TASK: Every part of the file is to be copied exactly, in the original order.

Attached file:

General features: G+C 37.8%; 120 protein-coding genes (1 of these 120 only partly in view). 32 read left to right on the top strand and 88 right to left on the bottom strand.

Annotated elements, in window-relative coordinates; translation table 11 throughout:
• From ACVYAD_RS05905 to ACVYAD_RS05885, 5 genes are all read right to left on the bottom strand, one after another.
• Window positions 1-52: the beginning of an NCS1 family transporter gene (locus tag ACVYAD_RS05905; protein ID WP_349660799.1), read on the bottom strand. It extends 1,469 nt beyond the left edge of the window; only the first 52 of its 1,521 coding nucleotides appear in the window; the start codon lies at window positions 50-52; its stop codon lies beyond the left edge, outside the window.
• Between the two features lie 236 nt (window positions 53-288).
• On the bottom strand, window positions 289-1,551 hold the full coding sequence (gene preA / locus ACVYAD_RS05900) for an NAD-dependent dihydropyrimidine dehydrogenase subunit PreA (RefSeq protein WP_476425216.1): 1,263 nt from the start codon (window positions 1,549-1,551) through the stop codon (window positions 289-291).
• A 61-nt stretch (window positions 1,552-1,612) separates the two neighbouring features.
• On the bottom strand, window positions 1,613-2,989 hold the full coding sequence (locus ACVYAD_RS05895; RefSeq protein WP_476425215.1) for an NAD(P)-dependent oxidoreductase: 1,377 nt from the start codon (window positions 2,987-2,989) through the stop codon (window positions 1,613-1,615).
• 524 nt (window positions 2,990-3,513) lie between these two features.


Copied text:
General features: G+C 37.8%; 120 protein-coding genes (1 of these 120 only partly in view). 32 read left to right on the top strand and 88 right to left on the bottom strand.

Annotated elements, in window-relative coordinates; translation table 11 throughout:
• From ACVYAD_RS05905 to ACVYAD_RS05885, 5 genes are all read right to left on the bottom strand, one after another.
• Window positions 1-52: the beginning of an NCS1 family transporter gene (locus tag ACVYAD_RS05905; protein ID WP_349660799.1), read on the bottom strand. It extends 1,469 nt beyond the left edge of the window; only the first 52 of its 1,521 coding nucleotides appear in the window; the start codon lies at window positions 50-52; its stop codon lies beyond the left edge, outside the window.
• Between the two features lie 236 nt (window positions 53-288).
• On the bottom strand, window positions 289-1,551 hold the full coding sequence (gene preA / locus ACVYAD_RS05900) for an NAD-dependent dihydropyrimidine dehydrogenase subunit PreA (RefSeq protein WP_476425216.1): 1,263 nt from the start codon (window positions 1,549-1,551) through the stop codon (window positions 289-291).
• A 61-nt stretch (window positions 1,552-1,612) separates the two neighbouring features.
• On the bottom strand, window positions 1,613-2,989 hold the full coding sequence (locus ACVYAD_RS05895; RefSeq protein WP_476425215.1) for an NAD(P)-dependent oxidoreductase: 1,377 nt from the start codon (window positions 2,987-2,989) through the stop codon (window positions 1,613-1,615).
• 524 nt (window positions 2,990-3,513) lie between these two features.